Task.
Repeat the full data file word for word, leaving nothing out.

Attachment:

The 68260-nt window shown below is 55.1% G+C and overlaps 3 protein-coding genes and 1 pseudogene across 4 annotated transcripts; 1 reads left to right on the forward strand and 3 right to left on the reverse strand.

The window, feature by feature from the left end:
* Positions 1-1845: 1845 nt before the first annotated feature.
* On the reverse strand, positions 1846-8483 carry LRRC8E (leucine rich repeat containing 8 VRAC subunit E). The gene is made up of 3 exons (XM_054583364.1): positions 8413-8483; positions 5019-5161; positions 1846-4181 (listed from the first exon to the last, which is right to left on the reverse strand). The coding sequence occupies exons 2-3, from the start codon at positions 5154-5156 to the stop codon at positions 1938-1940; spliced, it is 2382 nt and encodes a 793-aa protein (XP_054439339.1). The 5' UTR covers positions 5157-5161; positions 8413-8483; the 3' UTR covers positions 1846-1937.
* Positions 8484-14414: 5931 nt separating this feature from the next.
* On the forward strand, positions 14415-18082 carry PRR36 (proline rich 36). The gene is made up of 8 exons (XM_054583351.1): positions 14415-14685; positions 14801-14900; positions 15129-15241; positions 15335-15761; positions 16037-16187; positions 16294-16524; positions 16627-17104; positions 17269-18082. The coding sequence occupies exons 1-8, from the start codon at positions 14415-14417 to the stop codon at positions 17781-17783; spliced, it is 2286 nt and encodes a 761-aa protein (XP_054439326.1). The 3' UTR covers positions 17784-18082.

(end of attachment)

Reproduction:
The 68260-nt window shown below is 55.1% G+C and overlaps 3 protein-coding genes and 1 pseudogene across 4 annotated transcripts; 1 reads left to right on the forward strand and 3 right to left on the reverse strand.

The window, feature by feature from the left end:
* Positions 1-1845: 1845 nt before the first annotated feature.
* On the reverse strand, positions 1846-8483 carry LRRC8E (leucine rich repeat containing 8 VRAC subunit E). The gene is made up of 3 exons (XM_054583364.1): positions 8413-8483; positions 5019-5161; positions 1846-4181 (listed from the first exon to the last, which is right to left on the reverse strand). The coding sequence occupies exons 2-3, from the start codon at positions 5154-5156 to the stop codon at positions 1938-1940; spliced, it is 2382 nt and encodes a 793-aa protein (XP_054439339.1). The 5' UTR covers positions 5157-5161; positions 8413-8483; the 3' UTR covers positions 1846-1937.
* Positions 8484-14414: 5931 nt separating this feature from the next.
* On the forward strand, positions 14415-18082 carry PRR36 (proline rich 36). The gene is made up of 8 exons (XM_054583351.1): positions 14415-14685; positions 14801-14900; positions 15129-15241; positions 15335-15761; positions 16037-16187; positions 16294-16524; positions 16627-17104; positions 17269-18082. The coding sequence occupies exons 1-8, from the start codon at positions 14415-14417 to the stop codon at positions 17781-17783; spliced, it is 2286 nt and encodes a 761-aa protein (XP_054439326.1). The 3' UTR covers positions 17784-18082.